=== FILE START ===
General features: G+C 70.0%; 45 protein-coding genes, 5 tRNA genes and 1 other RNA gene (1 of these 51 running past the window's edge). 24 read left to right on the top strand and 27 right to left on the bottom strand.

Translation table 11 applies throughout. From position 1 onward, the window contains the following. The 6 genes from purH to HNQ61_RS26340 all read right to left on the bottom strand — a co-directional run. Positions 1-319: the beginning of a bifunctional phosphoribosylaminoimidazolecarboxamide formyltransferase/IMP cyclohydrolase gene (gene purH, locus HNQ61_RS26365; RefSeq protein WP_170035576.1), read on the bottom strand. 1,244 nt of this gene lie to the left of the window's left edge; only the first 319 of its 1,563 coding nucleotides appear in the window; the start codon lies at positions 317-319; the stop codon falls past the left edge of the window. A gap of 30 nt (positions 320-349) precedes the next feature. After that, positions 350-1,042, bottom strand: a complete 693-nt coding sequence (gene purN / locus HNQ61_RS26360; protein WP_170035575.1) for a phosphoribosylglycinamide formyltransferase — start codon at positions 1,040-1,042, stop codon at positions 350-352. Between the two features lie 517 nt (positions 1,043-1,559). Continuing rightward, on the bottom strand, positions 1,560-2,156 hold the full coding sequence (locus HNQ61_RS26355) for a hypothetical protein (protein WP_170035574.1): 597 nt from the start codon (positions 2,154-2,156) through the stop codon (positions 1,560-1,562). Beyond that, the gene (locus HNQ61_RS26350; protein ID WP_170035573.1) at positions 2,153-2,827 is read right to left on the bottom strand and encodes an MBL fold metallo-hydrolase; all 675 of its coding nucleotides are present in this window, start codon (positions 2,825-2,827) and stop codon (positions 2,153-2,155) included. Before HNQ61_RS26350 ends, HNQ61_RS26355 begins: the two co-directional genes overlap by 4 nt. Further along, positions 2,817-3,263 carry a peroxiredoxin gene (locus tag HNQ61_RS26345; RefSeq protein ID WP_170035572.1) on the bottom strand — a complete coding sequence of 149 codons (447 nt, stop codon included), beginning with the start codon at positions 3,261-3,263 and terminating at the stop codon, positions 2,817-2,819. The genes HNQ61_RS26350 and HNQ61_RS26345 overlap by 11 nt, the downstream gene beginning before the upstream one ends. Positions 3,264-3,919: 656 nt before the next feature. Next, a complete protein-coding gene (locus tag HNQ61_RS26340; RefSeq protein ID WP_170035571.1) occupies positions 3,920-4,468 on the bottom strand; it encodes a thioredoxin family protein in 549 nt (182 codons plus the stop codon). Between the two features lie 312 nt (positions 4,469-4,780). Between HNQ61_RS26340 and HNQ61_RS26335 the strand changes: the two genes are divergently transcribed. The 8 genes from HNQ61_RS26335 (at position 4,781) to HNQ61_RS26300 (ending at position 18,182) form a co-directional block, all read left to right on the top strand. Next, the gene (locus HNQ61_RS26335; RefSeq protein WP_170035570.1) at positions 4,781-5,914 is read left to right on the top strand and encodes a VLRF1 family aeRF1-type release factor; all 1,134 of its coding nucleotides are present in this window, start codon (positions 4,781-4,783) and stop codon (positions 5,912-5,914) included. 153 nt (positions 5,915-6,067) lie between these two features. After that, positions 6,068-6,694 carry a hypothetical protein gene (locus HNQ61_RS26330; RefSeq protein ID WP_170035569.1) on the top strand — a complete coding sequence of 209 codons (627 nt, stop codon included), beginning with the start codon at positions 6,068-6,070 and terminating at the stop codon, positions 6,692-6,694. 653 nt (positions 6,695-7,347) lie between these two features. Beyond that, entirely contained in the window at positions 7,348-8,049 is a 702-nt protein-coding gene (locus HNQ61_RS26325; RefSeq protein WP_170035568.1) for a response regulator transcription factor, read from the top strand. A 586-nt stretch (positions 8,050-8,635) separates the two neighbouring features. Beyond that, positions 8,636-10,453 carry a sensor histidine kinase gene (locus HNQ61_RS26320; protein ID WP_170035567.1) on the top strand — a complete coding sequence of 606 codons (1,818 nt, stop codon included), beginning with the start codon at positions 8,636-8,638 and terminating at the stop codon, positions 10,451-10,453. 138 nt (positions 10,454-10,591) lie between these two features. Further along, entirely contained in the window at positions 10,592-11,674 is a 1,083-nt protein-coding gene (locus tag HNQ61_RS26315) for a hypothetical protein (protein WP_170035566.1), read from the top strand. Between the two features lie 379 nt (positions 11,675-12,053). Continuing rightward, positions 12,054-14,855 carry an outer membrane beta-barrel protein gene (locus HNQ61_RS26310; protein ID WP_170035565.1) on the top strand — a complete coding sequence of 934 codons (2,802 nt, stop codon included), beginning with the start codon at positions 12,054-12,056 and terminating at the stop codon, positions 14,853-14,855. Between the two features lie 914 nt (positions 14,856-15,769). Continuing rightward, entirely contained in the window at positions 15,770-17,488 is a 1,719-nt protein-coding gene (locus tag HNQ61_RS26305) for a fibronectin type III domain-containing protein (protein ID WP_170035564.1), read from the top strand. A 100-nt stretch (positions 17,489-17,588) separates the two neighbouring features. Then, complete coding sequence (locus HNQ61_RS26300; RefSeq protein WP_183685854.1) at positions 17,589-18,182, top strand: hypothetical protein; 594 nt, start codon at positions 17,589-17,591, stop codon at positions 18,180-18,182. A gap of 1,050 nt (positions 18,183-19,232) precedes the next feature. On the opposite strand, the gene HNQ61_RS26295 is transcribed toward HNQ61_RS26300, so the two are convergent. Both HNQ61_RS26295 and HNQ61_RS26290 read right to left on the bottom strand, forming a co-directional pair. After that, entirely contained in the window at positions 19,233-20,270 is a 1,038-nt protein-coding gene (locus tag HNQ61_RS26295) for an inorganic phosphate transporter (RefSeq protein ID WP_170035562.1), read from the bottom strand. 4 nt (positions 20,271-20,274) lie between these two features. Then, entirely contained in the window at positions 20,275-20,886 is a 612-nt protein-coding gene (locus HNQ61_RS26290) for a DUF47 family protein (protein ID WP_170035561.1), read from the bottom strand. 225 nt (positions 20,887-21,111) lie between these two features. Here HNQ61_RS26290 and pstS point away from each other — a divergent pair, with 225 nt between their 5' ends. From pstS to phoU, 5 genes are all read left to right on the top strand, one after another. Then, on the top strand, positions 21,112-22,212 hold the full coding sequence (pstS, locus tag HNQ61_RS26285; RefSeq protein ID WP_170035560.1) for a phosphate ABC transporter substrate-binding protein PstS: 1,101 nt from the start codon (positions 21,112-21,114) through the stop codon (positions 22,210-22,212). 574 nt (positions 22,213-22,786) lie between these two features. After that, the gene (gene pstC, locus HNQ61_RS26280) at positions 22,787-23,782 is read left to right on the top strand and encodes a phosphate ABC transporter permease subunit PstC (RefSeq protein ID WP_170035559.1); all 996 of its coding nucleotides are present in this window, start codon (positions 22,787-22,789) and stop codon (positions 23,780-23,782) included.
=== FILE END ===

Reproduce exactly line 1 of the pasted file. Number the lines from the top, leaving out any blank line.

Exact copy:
General features: G+C 70.0%; 45 protein-coding genes, 5 tRNA genes and 1 other RNA gene (1 of these 51 running past the window's edge). 24 read left to right on the top strand and 27 right to left on the bottom strand.